Saturday, June 20, 2009
Cathi Herrod on Informed Consent Bill
Abortion bill empowers women on their choice
by Cathi Herrod - Jun. 20, 2009 12:00 AM
The Arizona Republic, My Turn
Abortion is certainly a controversial issue, but there shouldn't be controversy about one thing: Women who are choosing to have an abortion should be making an informed decision based on accurate medical information. The Abortion Consent Act (SB 1206) makes that a reality.
In his "My Turn" column last Saturday on SB 1206 ("Bills threaten abortion care,"), Planned Parenthood CEO Bryan Howard alleges the bill was crafted without "talking to the affected women and their health-care providers." Nothing could be further from the truth.
The Abortion Consent Act is a product of years of testimony from women who have had abortions and from board-certified obstetrician/gynecologists. The proposed legislation clarifies and updates Arizona abortion statutes to remedy real-world problems.
For example, in the House Health Committee on Feb. 25, a board-certified obstetrician gave a first-hand account of Planned Parenthood's practices: A woman makes an appointment and is assigned to a morning or afternoon group. Upon arriving, instead of meeting privately with her doctor, she is forced to sit in a group to learn about her abortion by videotape.
Moments later when she is given an ultrasound, she is denied the opportunity to see her preborn child. The woman is thoroughly confused and uncertain as the doctor finally enters the room. Seeing her doctor for the first time, moments before the procedure, the woman starts crying uncontrollably. Instead of offering comfort, the doctor sternly says, "If you can't calm down, I can't get this done."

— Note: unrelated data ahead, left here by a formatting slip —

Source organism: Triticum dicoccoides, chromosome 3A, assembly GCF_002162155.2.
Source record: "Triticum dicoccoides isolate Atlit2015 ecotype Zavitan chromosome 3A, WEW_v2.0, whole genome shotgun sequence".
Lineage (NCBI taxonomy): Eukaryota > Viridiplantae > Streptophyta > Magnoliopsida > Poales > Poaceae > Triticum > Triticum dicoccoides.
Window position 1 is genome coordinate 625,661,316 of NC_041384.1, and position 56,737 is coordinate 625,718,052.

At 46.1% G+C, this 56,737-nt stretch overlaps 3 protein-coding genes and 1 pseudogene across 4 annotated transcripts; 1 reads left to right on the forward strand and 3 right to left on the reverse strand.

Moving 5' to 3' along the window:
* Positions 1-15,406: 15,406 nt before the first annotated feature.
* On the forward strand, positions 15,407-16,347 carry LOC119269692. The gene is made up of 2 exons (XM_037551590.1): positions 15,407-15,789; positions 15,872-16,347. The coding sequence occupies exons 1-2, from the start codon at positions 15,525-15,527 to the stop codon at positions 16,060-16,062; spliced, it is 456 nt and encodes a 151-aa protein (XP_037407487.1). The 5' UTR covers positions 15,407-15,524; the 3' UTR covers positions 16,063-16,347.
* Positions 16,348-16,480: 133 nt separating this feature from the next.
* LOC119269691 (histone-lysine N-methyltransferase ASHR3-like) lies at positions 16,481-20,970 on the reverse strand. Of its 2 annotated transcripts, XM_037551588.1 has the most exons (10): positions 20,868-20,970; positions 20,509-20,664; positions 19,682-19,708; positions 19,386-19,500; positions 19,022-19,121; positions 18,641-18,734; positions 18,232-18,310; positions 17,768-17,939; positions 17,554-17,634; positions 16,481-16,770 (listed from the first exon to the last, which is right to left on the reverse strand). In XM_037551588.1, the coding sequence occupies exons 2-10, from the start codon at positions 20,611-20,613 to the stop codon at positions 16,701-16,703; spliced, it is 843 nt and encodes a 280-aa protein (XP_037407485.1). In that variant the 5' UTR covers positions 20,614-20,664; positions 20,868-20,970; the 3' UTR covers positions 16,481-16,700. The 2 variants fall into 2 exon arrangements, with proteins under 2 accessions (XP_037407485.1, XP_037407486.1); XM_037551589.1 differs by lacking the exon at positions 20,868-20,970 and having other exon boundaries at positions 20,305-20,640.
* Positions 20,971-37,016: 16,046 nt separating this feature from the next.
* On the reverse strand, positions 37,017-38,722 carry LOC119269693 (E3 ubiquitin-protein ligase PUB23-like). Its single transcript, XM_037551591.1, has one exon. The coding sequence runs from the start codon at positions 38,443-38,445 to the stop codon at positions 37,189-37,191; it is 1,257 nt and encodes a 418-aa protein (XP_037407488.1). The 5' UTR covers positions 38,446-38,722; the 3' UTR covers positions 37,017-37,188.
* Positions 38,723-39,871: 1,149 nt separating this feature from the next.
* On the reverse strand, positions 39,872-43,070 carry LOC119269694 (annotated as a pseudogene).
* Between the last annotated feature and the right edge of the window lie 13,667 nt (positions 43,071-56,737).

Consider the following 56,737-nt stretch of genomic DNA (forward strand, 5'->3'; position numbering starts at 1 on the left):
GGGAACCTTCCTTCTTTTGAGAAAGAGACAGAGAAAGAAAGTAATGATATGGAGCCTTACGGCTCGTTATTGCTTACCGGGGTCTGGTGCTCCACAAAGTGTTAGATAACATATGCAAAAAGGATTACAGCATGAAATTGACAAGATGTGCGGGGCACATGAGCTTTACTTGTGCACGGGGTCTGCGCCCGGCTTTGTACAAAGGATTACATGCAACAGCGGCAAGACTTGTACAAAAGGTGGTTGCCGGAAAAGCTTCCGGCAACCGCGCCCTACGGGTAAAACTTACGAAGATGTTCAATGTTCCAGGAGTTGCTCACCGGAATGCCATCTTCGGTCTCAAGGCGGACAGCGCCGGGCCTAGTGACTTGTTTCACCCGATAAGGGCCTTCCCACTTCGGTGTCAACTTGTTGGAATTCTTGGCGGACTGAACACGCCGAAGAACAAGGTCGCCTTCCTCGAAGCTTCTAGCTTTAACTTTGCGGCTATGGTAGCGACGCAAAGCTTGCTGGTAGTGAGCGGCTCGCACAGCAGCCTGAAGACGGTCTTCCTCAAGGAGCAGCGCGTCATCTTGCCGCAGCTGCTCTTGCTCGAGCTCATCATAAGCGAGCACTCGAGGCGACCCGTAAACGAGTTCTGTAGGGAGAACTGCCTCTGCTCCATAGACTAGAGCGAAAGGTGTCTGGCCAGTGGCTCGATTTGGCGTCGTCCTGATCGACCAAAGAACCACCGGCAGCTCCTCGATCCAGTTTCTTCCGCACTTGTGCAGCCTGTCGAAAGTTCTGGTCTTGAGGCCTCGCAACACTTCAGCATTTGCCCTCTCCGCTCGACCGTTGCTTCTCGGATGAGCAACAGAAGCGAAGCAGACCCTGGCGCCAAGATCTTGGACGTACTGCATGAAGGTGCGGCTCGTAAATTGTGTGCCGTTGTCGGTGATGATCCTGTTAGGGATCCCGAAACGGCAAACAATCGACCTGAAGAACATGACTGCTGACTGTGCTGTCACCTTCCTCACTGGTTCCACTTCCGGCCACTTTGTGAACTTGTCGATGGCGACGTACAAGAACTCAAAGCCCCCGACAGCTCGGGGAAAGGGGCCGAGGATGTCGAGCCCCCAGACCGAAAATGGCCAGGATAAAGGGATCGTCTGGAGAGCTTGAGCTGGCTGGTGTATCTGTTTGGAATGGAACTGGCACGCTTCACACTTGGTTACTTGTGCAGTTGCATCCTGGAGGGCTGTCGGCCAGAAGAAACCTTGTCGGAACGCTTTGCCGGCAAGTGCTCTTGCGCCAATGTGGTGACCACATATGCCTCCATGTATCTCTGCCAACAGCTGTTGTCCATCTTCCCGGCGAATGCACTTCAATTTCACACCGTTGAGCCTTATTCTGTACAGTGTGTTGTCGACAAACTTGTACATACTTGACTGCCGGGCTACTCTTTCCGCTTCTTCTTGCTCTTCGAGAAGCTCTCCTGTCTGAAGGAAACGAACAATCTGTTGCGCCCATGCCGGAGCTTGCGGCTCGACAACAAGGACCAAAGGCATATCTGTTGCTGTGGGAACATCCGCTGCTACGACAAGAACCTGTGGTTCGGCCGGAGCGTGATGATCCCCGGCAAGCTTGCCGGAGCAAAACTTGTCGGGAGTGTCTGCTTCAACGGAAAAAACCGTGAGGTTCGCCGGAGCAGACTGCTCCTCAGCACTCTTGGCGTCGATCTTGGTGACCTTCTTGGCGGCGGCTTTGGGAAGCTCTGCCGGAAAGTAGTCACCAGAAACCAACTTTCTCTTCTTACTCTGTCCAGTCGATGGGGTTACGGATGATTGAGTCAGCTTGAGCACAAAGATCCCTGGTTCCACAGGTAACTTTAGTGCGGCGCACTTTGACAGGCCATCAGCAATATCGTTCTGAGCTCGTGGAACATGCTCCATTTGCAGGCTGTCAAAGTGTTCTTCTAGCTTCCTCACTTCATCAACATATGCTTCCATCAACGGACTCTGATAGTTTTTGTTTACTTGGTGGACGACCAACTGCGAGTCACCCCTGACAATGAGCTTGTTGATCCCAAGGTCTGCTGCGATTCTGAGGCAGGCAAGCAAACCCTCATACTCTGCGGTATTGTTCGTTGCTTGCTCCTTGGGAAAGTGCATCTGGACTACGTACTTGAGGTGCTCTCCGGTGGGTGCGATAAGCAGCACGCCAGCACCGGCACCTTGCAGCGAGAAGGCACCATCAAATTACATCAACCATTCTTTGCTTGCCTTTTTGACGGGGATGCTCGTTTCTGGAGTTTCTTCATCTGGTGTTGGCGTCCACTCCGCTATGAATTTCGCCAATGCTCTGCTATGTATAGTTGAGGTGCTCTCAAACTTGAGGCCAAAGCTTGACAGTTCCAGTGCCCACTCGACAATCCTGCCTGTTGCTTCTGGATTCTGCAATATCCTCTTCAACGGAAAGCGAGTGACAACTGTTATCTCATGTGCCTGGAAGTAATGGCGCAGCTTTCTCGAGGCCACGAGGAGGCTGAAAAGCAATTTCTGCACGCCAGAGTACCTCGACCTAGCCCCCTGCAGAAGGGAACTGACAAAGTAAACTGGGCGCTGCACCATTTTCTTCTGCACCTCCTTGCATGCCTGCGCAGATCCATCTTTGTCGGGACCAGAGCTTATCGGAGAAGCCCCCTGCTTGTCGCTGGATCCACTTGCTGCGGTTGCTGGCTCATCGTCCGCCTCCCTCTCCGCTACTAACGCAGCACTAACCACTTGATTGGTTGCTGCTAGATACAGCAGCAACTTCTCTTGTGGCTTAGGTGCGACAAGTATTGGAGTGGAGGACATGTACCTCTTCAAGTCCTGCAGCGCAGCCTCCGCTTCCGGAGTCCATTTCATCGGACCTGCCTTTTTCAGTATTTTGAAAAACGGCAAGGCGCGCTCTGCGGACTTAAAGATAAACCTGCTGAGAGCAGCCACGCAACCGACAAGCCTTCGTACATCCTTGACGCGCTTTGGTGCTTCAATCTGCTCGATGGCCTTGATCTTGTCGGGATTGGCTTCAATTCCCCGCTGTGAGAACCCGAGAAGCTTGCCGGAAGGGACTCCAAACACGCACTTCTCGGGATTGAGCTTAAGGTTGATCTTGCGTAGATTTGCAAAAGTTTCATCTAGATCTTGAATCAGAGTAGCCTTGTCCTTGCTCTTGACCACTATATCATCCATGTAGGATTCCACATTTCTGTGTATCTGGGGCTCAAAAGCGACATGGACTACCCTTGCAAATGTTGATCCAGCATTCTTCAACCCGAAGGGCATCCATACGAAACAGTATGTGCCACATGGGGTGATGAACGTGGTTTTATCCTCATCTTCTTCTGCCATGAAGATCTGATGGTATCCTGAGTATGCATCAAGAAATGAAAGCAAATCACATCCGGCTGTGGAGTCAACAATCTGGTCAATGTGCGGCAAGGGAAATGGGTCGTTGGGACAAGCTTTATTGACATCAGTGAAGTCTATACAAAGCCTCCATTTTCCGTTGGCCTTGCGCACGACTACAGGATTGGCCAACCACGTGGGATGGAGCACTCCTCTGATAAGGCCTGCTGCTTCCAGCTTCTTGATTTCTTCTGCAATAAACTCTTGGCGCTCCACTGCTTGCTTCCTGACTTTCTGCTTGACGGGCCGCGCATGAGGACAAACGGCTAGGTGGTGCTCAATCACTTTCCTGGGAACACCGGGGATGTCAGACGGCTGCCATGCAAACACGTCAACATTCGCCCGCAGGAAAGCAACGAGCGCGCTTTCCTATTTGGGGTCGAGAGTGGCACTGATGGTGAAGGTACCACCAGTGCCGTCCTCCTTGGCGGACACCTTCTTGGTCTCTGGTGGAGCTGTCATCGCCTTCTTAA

In other testimony, a woman who had an abortion herself and who has counseled many post-abortive women talked about their shared experiences. "Why didn't they tell us?" she asked. Why didn't abortion providers tell them about the risks, the alternatives and the accurate medical information?
Whether it is current medical risks, future medical complications, or the possible psychological consequences that accompany such an important decision, women deserve to hear the truth. The Abortion Consent Act solves this problem by requiring that doctors inform their patients of the details, risks and alternatives to the procedure 24 hours before the abortion takes place.
None of these provisions change the fact that women have a legal right to choose an abortion. It is unlikely that this legal right will change anytime soon, but that doesn't mean we can't help protect women and their preborn children by allowing them to make informed decisions. Over 30 other states have passed similar laws, and the provisions continue to be upheld by the Supreme Court.
The Abortion Consent Act empowers women to make informed choices about whether or not to have an abortion. As long as abortion is legal in this country, we should be making sure that women are protected and empowered to make informed decisions.
Cathi Herrod is president of the Center for Arizona Policy.